1. Find the body positions that are easiest for you to generate the forces necessary for scaling and root planing. If you are fatigued or experiencing pain, find alternative positions that avoid taxing compromised regions of your musculoskeletal system. In general, keep the point of force application at the instrument/tooth interface low relative to your body (below navel/elbow level, Figure 1b). Learn how to achieve this force position in each of your work environments. Positioning the point of force application low often requires some combination of lowering the jaw of the patient in the chair and elevating your body position, eg, standing.

2. Reduce the need for muscle forces by moving your body close to the point of force application while keeping the joints in mid-range. Reaching away from the body to apply force at the instrument/tooth interface increases the moment arm (the perpendicular distance between the line of action of the reaction force and the axis of rotation of the reaction force, Figure 2a).


Decreasing the length of the moment arm by moving closer to the point of force application reduces the mechanical demand imposed on the musculoskeletal system. You can reduce the length of this moment arm by moving your whole body closer to the patient. For example, using dental chairs with a narrow width keeps the dental hygienist close to the patient. This closer body position keeps the joints at mid-range, muscles at more ideal lengths for generating forces, and reduces the moment arm of the reaction force applied at the instrument/tooth interface.

Keeping the joints in the mid-range helps distribute the load transmitted between segments more evenly across the structures surrounding the joints.3,15 Avoiding fully flexed or fully extended joint positions keeps the muscles used to control joint motion at more ideal muscle lengths for generating force (Figure 3b).18,19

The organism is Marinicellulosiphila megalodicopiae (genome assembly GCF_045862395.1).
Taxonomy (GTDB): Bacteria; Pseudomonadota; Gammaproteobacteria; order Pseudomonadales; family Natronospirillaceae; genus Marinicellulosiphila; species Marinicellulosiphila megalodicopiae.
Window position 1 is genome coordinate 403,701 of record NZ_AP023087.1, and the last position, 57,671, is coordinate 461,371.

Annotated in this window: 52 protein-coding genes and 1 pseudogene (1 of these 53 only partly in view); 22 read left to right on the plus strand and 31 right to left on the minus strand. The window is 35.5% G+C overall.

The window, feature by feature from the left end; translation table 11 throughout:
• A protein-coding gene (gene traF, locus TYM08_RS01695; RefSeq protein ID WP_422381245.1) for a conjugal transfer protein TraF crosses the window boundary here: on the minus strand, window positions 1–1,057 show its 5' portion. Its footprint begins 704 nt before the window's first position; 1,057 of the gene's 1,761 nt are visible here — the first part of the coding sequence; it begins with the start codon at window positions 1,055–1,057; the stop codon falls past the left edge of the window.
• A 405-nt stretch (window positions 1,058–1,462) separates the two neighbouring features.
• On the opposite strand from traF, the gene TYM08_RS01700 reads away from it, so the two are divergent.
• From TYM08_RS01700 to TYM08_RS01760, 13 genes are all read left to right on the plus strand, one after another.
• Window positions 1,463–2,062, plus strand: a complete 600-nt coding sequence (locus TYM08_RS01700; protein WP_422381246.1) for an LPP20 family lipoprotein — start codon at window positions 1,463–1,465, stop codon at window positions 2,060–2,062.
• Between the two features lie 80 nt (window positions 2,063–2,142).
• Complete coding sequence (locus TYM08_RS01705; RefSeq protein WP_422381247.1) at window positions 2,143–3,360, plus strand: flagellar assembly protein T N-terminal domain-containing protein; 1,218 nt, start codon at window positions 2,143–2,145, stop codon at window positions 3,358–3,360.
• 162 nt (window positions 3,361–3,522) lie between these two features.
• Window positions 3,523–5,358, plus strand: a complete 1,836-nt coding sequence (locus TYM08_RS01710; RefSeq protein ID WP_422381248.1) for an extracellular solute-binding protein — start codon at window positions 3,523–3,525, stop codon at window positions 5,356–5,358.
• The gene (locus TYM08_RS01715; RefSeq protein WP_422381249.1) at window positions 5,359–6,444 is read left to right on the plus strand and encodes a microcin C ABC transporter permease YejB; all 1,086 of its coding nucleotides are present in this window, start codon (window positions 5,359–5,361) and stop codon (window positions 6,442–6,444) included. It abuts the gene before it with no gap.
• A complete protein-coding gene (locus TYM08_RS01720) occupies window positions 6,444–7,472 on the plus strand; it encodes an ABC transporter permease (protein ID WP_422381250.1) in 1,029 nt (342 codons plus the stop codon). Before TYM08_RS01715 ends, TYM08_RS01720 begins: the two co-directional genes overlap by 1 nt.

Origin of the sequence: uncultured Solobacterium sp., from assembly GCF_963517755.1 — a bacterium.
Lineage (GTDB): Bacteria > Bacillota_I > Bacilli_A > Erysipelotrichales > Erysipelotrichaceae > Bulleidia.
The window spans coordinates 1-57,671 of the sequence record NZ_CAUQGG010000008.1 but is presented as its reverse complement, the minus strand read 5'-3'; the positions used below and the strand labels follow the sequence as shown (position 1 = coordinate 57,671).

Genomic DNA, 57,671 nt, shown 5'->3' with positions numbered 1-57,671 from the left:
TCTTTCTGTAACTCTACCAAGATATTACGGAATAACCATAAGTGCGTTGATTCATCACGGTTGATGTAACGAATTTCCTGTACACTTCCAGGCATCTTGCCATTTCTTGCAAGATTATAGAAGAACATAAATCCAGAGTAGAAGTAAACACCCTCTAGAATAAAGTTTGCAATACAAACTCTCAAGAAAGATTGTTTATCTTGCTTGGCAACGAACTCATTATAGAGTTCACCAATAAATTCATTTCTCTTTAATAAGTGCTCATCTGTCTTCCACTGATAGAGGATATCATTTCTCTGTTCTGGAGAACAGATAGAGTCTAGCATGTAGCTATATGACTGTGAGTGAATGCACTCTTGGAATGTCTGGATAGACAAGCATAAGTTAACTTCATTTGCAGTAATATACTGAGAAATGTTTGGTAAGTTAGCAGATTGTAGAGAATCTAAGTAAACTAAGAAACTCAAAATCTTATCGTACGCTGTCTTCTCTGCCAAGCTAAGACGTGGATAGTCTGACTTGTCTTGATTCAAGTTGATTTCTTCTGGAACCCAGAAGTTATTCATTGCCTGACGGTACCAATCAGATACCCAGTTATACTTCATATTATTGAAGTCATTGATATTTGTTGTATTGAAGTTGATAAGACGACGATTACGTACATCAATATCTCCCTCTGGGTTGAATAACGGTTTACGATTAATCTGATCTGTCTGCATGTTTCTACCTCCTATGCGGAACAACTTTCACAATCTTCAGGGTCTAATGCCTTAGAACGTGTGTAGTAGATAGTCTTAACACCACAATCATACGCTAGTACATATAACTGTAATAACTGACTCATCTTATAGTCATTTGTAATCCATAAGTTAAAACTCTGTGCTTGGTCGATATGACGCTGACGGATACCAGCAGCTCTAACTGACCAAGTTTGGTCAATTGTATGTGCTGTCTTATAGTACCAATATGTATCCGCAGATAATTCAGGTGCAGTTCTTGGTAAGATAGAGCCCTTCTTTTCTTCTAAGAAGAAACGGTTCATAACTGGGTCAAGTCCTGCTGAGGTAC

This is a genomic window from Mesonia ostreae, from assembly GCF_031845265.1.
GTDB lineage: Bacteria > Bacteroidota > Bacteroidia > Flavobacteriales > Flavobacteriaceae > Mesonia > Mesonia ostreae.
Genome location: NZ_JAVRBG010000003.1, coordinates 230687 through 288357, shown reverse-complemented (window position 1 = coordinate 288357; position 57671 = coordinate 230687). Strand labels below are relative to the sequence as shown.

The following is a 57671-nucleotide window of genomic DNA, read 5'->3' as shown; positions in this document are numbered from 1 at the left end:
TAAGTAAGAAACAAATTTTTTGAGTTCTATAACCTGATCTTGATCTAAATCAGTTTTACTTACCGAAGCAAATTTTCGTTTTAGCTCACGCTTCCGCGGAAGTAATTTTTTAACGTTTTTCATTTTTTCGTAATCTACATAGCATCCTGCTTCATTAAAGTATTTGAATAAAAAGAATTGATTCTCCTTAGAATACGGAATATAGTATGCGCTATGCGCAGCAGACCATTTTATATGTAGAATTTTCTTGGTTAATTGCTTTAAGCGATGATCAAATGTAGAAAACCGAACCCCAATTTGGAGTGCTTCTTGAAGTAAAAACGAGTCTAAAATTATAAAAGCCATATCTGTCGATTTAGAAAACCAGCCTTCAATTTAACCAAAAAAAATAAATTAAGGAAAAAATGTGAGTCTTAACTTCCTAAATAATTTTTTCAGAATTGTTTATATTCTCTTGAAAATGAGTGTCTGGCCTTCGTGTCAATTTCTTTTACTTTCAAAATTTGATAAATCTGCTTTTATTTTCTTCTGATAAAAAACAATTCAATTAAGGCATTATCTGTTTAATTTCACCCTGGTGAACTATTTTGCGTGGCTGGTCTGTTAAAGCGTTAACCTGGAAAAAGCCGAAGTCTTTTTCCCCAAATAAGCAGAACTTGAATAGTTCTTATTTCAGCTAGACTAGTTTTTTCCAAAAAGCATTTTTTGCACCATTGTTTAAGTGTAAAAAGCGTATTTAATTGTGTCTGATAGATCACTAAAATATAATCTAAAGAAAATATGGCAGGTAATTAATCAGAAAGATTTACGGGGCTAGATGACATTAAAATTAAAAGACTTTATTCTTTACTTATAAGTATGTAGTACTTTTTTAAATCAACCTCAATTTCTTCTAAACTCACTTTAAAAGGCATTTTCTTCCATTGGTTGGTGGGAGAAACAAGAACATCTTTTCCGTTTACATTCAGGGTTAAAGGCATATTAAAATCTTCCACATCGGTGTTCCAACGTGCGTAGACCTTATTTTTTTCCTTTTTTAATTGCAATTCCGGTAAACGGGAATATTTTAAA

3. Align your body with gravity. By aligning the upper arm, head, neck, and torso with gravity, the amount of muscle forces required to maintain your posture is minimized (Figure 4). For example, keeping the upper arm aligned with an upright trunk minimizes the use of the shoulder muscles. In cases where scaling requires visual guidance, maintaining head alignment relative to an upright spine may be facilitated by selecting appropriate instruments, eg, magnification loupes or mirrors, to enhance visual guidance without flexion or excessive rotation of the spine. Flexing the neck in order to see the instrument/tooth interface requires that the neck and trunk extensor muscles generate force to counter the rotation created by the weight of the head. Maintaining alignment of the head center of mass over the spine aligns the weight of the head with the cervical vertebrae, thereby distributing the force across the vertebral bodies and reducing the strain on the trunk and neck muscles.